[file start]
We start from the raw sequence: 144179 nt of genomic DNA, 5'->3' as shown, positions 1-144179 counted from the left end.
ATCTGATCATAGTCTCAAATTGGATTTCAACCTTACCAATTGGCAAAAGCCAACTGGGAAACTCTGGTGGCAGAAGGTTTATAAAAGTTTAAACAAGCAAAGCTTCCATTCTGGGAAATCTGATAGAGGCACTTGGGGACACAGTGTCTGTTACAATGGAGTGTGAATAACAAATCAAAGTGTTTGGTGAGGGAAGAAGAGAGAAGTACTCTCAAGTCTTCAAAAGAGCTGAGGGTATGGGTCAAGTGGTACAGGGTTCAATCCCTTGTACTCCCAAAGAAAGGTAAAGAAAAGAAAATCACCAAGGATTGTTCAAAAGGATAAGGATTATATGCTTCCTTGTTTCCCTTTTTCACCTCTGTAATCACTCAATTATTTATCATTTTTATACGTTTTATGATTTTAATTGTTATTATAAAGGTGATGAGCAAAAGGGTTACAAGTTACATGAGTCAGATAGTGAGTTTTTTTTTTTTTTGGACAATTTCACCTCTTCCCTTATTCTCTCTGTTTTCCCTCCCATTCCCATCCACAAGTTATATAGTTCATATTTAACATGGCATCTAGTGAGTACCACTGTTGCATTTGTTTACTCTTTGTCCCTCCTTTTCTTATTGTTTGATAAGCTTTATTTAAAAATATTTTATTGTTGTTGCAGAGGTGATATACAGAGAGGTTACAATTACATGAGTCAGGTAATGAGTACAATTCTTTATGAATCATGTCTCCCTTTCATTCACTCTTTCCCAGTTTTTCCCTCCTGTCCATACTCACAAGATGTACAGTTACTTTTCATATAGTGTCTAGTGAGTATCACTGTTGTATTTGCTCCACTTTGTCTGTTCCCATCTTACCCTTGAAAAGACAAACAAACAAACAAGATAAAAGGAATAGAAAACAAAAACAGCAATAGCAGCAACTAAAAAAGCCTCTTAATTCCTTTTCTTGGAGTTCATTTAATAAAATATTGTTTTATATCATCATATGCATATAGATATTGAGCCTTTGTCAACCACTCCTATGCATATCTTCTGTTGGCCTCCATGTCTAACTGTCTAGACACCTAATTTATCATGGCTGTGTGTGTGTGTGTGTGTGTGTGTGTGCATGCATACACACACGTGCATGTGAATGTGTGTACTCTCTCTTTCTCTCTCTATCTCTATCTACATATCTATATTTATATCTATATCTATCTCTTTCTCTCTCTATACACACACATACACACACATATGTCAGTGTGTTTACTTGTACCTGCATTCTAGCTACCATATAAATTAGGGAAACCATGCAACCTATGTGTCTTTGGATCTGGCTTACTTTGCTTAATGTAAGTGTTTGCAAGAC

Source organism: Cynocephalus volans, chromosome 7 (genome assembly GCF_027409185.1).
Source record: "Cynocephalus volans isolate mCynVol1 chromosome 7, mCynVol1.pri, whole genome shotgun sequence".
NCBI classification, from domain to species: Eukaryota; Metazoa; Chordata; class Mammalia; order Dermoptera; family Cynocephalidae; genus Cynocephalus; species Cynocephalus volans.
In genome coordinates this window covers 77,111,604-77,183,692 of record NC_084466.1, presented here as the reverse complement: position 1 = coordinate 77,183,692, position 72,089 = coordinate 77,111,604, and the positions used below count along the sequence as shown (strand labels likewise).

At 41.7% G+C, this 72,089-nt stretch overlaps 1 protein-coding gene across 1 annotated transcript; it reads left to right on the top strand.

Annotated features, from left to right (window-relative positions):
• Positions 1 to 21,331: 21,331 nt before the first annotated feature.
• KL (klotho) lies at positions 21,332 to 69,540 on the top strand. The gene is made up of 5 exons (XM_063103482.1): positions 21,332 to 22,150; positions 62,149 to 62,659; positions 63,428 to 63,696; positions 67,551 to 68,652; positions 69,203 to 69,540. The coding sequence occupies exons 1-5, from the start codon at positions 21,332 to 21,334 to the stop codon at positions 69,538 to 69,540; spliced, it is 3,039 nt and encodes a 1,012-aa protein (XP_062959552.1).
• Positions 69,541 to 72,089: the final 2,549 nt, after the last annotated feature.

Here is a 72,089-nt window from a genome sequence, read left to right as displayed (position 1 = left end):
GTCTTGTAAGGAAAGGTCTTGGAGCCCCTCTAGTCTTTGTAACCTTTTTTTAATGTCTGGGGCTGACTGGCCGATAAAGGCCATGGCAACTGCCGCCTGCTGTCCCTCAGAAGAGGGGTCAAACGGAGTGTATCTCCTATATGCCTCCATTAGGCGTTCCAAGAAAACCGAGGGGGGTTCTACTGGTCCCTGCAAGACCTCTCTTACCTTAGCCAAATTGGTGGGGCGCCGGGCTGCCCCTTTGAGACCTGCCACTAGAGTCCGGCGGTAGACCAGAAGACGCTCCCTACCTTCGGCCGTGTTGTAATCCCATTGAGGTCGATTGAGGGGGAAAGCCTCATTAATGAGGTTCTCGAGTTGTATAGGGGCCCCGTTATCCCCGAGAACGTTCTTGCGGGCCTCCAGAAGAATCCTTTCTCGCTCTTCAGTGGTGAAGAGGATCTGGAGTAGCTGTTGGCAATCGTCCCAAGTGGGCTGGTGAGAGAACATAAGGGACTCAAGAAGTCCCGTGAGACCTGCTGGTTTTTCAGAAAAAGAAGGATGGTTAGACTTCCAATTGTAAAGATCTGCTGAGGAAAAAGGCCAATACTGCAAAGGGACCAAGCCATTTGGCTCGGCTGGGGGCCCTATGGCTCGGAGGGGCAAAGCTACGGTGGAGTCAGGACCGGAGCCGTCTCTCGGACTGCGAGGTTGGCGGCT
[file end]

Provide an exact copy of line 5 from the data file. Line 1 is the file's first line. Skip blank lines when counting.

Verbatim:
NCBI classification, from domain to species: Eukaryota; Metazoa; Chordata; class Mammalia; order Dermoptera; family Cynocephalidae; genus Cynocephalus; species Cynocephalus volans.